The snap action of the switch causes the contacts to move to the position shown in FIG. 5, whereby contact strip 96 has broken contact between strips B and D and has closed against contacts 104,112 to connect the negative side of the motor through terminal strip C and connector 109 stationary contact 120 of switch 116. Contact strip 98 has broken contact with terminal strips A and C and has closed against contacts 106,110 connecting the positive side of the motor through terminal strip D and terminal strip E and through connector 109 to the terminal 122 of switch 116 which remains in the open position of FIG. 5 and opens the positive side of the twelve volt DC supply. So long as the switch 116 remains in the position shown in FIG. 5, the movement of the switch 86 of motor control switch 76 to the position shown in FIG. 5 causes opening of the electrical connection to the motor and the motor ceases to run leaving the valve in the fully open position.
Referring to FIG. 6, the user switch 116 has been thrown from the position shown in FIG. 5 to the downward position closing contact blade 124 against contact 120 and connecting the positive side of the twelve volt DC supply through connector 109 to terminal strip C and stationary contact 112 of switch 76. The switch 76 remains in the position shown in FIG. 6 and terminal strip 96 makes contact between stationary contact 112 and contact 104 to connect terminal strip A to the positive side of the twelve volt DC supply.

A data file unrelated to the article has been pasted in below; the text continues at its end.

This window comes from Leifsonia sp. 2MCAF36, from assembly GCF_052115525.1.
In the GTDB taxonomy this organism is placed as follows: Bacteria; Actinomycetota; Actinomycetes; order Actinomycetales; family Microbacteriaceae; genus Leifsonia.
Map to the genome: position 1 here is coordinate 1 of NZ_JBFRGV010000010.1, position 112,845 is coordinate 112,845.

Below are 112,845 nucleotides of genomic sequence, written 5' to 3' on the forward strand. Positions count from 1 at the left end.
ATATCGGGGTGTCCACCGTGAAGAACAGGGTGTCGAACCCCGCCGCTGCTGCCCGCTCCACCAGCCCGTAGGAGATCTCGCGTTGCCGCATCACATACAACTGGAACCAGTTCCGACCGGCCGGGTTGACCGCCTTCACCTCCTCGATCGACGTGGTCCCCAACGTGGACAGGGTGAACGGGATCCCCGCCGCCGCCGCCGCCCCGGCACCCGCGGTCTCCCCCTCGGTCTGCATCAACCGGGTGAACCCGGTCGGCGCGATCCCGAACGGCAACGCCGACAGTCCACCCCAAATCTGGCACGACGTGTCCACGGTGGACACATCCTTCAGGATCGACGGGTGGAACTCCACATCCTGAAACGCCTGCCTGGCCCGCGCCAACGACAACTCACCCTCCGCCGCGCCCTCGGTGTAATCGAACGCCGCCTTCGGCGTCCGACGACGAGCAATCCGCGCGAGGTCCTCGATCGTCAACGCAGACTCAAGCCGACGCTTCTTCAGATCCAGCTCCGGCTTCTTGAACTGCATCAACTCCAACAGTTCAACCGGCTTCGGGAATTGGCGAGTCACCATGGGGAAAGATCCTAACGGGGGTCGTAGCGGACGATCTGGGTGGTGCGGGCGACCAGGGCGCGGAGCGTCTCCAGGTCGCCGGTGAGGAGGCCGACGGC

The blade 126 of switch 116 has been simultaneously moved to the position closing against stationary contact 122 to connect the negative side of the twelve volt DC supply through connector 109 and terminal strip E to stationary contact 110 of switch 76. The contact strip 98 of switch 76 makes contact between the stationary contact 110 and stationary contact 106 of terminal strip D thereby connecting the negative side of the twelve volt DC supply and effects reverse rotation of the motor, which causes rotation of screw means 46. The follower 56 begins to move leftward from the position shown in dashed outline in FIG. 1 toward the position shown in solid outline in FIG. 1 moving the crank arm 34 toward the position shown in solid outline in FIGS. 1 and 3 to again fully close the valve member 30.